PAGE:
Date of Graduation


Document Type


Degree Type



Eberly College of Arts and Sciences



Committee Chair

Melissa Bingmann

Committee Co-Chair

Jason K Phillips

Committee Member

Melissa Bingmann

Committee Member

Elizabeth Fones-Wolf

Committee Member

Jason K Phillips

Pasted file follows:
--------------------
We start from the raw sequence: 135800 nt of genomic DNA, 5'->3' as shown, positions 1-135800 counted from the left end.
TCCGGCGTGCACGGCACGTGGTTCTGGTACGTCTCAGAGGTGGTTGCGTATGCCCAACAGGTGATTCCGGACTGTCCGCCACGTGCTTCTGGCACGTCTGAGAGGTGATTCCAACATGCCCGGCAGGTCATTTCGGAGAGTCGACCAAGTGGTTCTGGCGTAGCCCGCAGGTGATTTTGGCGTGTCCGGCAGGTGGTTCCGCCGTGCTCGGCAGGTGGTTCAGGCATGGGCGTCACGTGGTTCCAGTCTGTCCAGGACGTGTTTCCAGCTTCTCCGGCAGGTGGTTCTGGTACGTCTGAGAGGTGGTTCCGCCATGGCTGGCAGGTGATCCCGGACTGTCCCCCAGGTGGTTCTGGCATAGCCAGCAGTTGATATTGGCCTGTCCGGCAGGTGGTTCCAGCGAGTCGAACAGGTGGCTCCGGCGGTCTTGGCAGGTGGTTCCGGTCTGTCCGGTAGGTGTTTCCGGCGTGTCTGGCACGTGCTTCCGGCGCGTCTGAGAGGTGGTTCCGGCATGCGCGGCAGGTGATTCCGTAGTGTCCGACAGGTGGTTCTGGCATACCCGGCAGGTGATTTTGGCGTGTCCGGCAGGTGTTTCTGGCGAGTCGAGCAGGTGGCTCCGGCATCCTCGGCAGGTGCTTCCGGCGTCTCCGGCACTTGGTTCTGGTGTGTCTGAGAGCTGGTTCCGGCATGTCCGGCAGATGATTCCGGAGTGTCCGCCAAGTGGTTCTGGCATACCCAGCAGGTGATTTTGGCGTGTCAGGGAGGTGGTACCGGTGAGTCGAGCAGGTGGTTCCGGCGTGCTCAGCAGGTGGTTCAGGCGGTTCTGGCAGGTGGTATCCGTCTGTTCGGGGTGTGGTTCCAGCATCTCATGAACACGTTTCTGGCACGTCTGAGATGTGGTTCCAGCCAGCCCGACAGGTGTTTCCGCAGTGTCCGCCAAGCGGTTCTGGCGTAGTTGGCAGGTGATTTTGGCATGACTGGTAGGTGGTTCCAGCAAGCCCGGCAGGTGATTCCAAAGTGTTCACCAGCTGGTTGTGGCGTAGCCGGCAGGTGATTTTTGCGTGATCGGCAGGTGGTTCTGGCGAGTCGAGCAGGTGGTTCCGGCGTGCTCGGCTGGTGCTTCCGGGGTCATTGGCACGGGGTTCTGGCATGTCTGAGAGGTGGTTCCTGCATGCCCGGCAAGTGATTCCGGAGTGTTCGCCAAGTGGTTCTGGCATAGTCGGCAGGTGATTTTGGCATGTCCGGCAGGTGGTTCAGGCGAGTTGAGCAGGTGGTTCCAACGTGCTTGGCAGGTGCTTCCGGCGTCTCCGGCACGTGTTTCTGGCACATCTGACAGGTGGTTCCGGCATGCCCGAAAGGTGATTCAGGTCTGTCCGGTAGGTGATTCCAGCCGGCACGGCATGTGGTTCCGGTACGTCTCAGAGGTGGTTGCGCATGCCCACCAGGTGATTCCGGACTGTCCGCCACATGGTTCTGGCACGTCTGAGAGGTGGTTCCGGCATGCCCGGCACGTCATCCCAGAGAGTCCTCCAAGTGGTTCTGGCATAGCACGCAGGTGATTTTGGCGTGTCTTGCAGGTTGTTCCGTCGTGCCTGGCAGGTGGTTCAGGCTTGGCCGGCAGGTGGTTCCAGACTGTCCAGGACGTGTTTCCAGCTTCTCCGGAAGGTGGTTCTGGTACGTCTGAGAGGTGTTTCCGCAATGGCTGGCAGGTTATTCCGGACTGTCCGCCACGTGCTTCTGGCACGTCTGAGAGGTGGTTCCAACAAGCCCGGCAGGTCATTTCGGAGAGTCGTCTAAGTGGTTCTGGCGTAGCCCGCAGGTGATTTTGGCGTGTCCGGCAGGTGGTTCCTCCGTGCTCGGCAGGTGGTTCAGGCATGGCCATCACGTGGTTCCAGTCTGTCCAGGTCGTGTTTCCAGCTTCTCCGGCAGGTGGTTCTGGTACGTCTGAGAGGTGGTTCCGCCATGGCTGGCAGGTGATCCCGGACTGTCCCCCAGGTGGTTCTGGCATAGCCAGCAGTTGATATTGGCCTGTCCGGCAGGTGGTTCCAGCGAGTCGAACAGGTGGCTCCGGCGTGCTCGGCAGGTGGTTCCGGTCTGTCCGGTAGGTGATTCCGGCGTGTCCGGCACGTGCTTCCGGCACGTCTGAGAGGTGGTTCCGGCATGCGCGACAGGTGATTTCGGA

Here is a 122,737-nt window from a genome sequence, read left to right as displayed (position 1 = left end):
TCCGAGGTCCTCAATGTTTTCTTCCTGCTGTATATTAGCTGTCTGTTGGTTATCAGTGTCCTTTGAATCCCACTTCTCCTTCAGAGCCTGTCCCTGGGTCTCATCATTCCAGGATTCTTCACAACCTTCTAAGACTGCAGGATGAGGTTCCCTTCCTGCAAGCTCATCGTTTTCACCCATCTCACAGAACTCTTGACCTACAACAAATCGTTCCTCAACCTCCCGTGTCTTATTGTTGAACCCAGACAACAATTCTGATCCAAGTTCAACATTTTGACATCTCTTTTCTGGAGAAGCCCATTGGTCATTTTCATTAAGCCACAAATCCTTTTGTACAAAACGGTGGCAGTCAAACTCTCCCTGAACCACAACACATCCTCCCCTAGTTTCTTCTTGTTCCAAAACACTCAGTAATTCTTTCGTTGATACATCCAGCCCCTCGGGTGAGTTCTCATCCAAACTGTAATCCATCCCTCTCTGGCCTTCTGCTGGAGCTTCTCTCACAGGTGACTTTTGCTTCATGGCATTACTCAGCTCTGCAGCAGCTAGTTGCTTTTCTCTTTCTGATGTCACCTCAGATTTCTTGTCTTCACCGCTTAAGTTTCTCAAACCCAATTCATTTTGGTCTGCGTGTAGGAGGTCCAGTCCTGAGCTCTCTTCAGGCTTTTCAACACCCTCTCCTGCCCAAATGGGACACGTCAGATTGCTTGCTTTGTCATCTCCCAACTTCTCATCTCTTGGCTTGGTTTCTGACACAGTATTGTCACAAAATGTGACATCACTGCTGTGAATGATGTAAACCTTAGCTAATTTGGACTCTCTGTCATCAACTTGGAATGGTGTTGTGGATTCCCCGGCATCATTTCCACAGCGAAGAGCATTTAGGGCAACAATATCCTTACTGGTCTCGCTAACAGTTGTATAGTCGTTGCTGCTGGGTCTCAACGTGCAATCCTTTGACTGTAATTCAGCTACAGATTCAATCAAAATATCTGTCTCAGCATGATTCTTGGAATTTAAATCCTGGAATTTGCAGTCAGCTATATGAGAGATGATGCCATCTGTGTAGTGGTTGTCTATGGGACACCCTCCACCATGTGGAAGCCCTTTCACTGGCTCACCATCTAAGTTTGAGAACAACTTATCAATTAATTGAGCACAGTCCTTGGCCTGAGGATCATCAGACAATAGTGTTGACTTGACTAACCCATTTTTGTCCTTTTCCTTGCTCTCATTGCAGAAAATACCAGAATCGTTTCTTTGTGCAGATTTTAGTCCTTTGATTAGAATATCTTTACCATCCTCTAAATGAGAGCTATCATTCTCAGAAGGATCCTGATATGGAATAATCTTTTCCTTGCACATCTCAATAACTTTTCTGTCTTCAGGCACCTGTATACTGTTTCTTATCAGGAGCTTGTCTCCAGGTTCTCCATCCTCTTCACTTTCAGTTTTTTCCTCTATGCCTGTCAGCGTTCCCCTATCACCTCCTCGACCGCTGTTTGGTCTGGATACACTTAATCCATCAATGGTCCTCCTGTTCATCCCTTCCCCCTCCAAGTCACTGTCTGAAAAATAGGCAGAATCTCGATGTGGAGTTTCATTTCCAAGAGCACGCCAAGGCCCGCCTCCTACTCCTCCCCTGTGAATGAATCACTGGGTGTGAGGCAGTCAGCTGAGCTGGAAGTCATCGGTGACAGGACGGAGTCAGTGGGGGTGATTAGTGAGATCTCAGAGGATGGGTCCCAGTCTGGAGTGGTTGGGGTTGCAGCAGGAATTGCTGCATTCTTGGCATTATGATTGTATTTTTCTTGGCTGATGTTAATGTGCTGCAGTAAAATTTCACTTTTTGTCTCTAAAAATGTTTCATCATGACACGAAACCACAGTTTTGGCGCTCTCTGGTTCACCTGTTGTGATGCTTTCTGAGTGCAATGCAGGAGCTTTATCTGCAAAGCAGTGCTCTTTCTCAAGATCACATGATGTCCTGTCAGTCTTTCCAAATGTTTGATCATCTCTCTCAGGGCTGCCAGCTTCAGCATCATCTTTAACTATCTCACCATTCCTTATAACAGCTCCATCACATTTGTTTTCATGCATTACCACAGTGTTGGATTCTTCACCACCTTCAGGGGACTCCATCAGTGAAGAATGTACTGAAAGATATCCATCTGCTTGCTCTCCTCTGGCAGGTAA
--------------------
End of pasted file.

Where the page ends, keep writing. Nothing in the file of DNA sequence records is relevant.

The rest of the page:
The 75th Anniversary of the American Civil War was both the last major anniversary influenced by living Civil War veterans, and the first commemoration to occur with a number of key Civil War battlefields under the administrative control of the National Park Service. Although largely overlooked by historians, remembrance of the Civil War in the 1930s represented a key transition from commemoration primarily for the veterans of the conflict to a wider commemoration, finding from the Civil War a usable past and a landscape of national memorialization. Through this process, administrative and interpretive shifts changed the very purpose of Civil War battlefields, allowing for broader education and mass tourism. The landscape was also transformed, due to the influx of labor made possible by New Deal programs, into a representation of an idyllic 19th century environment appealing to nostalgic Americans during the tumultuous years of the Great Depression. Finally, commemorative events themselves focused primarily on narratives of bravery, sacrifice, and perseverance, emphasizing the redemption of democracy, and largely ignoring the suffering, sectional bitterness, and racial strife wrought by the Civil War. Despite the presence of veterans at these events, their stories were largely usurped into this larger collective narrative, and the veterans often became sources of amusement or curiosity, even a part of the battlefield landscape itself. This anniversary was an example of the intertwined nature of built commemorative environments and historical memory, as well as an example of aging veterans being appropriated as living monuments. The in-depth analysis of two very different battlefield landscapes, Gettysburg National Military Park and Fredericksburg and Spotsylvania National Military Park, provides a window through which this pivotal transformation can be examined.